Most service-based businesses have encountered a nightmare client. This person makes outrageous demands of your team and expects them to be met yesterday. He or she doesn't respect the due date on the invoice and refuses to pay you on time. And when it comes to communicating with your company, this client either pesters you 24/7 or can't be reached at all.
The old cliché may say that the customer is always right, but these difficult clients are usually not worth your time, frustration and, as may be the case, lost income. Although you may be hesitant to drop or "fire" a client, it could very well be in your business's best interest in the long run.
"For a [business] relationship to have long-term success, both parties have to be in a position to do their very best possible work," said Matt Dopkiss, co-founder of digital marketing agency Dynamit. "If the frictions overpower the momentum, the relationship will grind to a halt. You usually know it far in advance, but you're reluctant to admit it. You rationalize, you put in extra effort, you try to stay optimistic — but once the chemistry is gone, it's over."
Dropping a client isn't a decision to be made lightly or hastily — a business relationship with a paying customer should be ended only if it's actively hurting your company. Here are a few questions to ask yourself to determine if you need to reconsider working with a particular client. [10 Ways to Handle Difficult Customers]
Does the client continually expect more from us, but won't raise its budget? Small businesses typically operate on a lean budget to begin with. If a client keeps asking for more from your company but refuses to pay a higher price for your services, you'll end up stretching yourself too thin to justify keeping the client, said Geoff McQueen, CEO of professional services automation software AffinityLive.
Does the client regularly miss or reschedule calls and meetings? Communication breakdowns like this are a clear warning sign of a failing relationship, Dopkiss said. No one wants to have their time wasted, so watch out for a pattern of phone tag and last-minute cancellations.
Do we have to follow up with the client repeatedly to get paid? Because you're providing a service and not a point-of-sale physical product, some clients may get the idea that it's OK to not pay you right away. One late payment is forgivable, but clients that continually miss payment due dates limit your ability to pay your staff and grow your business, McQueen said.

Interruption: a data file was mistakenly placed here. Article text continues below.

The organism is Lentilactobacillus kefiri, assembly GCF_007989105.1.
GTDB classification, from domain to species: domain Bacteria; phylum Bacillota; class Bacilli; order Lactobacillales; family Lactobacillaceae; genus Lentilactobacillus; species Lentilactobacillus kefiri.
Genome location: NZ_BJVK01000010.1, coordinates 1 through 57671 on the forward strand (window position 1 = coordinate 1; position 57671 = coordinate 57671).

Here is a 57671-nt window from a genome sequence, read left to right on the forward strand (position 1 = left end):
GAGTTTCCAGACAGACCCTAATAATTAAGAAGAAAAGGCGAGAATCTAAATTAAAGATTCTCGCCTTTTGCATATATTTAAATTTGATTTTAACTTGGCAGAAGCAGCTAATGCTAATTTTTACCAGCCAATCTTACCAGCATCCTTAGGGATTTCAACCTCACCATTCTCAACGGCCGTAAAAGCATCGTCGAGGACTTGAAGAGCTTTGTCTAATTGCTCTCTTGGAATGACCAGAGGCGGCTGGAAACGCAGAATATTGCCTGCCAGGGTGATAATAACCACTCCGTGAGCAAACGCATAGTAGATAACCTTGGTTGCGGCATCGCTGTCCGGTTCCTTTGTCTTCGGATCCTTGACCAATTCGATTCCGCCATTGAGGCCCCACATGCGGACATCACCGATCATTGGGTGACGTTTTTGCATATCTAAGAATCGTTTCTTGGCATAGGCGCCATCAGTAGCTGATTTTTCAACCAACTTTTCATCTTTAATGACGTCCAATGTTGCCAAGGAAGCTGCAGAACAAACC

Is the client stalling on a project or not giving us feedback? Dopkiss noted that some clients will seem positive about your business relationship on the surface, but then put a project on hold indefinitely or stop responding when you ask about it. These shady situations aren't good for either party — the client doesn't get the services they need, and your company doesn't get paid.
Has the client stopped taking our advice? Professional disagreements are a normal and natural part of the business process, and a client may not be thrilled with the strategy your company suggested. But you don't want clients who fight you at every turn, even though they hired you to help them.
"You're going to get the blame if things don't work, regardless [of the circumstances]," McQueen said. "If they're not listening to you, you'll end up in a bad situation no matter what."
Dropping your client
If you answered "yes" to the questions listed above, you might want to start thinking about how to tactfully separate yourself from your client. David Silverstein, a global business consultant and CEO of operational strategy consulting firm BMGI, said that "firing" clients is almost never good for a business's culture and reputation. Instead of outright dropping them, he recommended attempting to let them drop themselves.
"Service businesses need to take care of everyone, and they need to learn to turn unhappy or unsatisfied clients into happy ones," Silverstein told Business News Daily. "So devise a strategy that causes bad clients to 'opt out,' as opposed to dropping them.The best way to create an opt-out strategy is to raise your price."
Sometimes, the client won't elect to leave after a price hike, or perhaps you'd rather not raise your prices. Before you officially show him or her the door, though, it's important to have an open, honest dialogue with the client to try to salvage the relationship.
McQueen advised approaching the subject like any conflict-based negotiation: Be frank about the problems and issues your company is having , and explain why your current arrangement isn't acceptable. If the client is willing, try to work things out, he said.
"Explain the problem, propose an amicable parting and offer to aid the client in the transition," Dopkiss added. "Sometimes, they'll accept your offer. Other times, the client might just surprise you by recommitting to the relationship."
If you do end up parting ways, be sure to remain polite and professional about it.
"It's important to be respectful, honest and compassionate in any sort of breakup," Dopkiss said. "Without expectation, aid the client to as smooth and seamless a transition as you can manage. Be a good partner to them through the end."